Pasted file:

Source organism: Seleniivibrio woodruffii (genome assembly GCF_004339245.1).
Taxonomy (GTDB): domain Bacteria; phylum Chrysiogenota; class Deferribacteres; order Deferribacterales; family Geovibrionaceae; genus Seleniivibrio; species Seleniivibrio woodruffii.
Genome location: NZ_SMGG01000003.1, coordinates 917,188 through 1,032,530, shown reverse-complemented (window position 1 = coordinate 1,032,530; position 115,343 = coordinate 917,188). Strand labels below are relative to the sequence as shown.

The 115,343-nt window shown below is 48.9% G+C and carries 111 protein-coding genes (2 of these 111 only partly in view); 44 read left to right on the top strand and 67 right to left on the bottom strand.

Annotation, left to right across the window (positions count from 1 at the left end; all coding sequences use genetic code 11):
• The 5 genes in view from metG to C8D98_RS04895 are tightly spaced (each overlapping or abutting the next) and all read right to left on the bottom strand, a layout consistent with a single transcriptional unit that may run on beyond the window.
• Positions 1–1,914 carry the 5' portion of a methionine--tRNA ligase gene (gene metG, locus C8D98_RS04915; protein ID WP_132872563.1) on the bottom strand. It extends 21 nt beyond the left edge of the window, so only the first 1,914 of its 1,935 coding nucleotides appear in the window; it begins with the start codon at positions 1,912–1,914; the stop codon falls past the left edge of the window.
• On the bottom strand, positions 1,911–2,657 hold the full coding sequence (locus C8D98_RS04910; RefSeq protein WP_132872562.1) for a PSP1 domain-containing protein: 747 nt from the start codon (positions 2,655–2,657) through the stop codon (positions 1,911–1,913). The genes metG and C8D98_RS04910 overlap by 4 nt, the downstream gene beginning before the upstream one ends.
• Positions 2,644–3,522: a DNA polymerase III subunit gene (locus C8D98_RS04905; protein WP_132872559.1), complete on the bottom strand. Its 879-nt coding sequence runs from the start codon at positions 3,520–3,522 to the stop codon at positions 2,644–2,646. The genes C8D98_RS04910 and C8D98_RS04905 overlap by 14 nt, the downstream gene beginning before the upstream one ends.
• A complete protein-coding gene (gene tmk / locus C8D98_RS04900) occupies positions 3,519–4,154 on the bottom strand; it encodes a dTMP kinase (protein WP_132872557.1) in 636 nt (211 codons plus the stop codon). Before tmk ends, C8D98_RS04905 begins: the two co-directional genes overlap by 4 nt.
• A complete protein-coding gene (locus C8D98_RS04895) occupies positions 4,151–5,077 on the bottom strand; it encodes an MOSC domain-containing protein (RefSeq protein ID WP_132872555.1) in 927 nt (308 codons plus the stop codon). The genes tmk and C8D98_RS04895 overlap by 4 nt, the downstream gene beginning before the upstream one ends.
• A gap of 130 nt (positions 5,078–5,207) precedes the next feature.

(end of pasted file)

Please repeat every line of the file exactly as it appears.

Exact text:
Source organism: Seleniivibrio woodruffii (genome assembly GCF_004339245.1).
Taxonomy (GTDB): domain Bacteria; phylum Chrysiogenota; class Deferribacteres; order Deferribacterales; family Geovibrionaceae; genus Seleniivibrio; species Seleniivibrio woodruffii.
Genome location: NZ_SMGG01000003.1, coordinates 917,188 through 1,032,530, shown reverse-complemented (window position 1 = coordinate 1,032,530; position 115,343 = coordinate 917,188). Strand labels below are relative to the sequence as shown.

The 115,343-nt window shown below is 48.9% G+C and carries 111 protein-coding genes (2 of these 111 only partly in view); 44 read left to right on the top strand and 67 right to left on the bottom strand.

Annotation, left to right across the window (positions count from 1 at the left end; all coding sequences use genetic code 11):
• The 5 genes in view from metG to C8D98_RS04895 are tightly spaced (each overlapping or abutting the next) and all read right to left on the bottom strand, a layout consistent with a single transcriptional unit that may run on beyond the window.
• Positions 1–1,914 carry the 5' portion of a methionine--tRNA ligase gene (gene metG, locus C8D98_RS04915; protein ID WP_132872563.1) on the bottom strand. It extends 21 nt beyond the left edge of the window, so only the first 1,914 of its 1,935 coding nucleotides appear in the window; it begins with the start codon at positions 1,912–1,914; the stop codon falls past the left edge of the window.
• On the bottom strand, positions 1,911–2,657 hold the full coding sequence (locus C8D98_RS04910; RefSeq protein WP_132872562.1) for a PSP1 domain-containing protein: 747 nt from the start codon (positions 2,655–2,657) through the stop codon (positions 1,911–1,913). The genes metG and C8D98_RS04910 overlap by 4 nt, the downstream gene beginning before the upstream one ends.
• Positions 2,644–3,522: a DNA polymerase III subunit gene (locus C8D98_RS04905; protein WP_132872559.1), complete on the bottom strand. Its 879-nt coding sequence runs from the start codon at positions 3,520–3,522 to the stop codon at positions 2,644–2,646. The genes C8D98_RS04910 and C8D98_RS04905 overlap by 14 nt, the downstream gene beginning before the upstream one ends.
• A complete protein-coding gene (gene tmk / locus C8D98_RS04900) occupies positions 3,519–4,154 on the bottom strand; it encodes a dTMP kinase (protein WP_132872557.1) in 636 nt (211 codons plus the stop codon). Before tmk ends, C8D98_RS04905 begins: the two co-directional genes overlap by 4 nt.
• A complete protein-coding gene (locus C8D98_RS04895) occupies positions 4,151–5,077 on the bottom strand; it encodes an MOSC domain-containing protein (RefSeq protein ID WP_132872555.1) in 927 nt (308 codons plus the stop codon). The genes tmk and C8D98_RS04895 overlap by 4 nt, the downstream gene beginning before the upstream one ends.
• A gap of 130 nt (positions 5,078–5,207) precedes the next feature.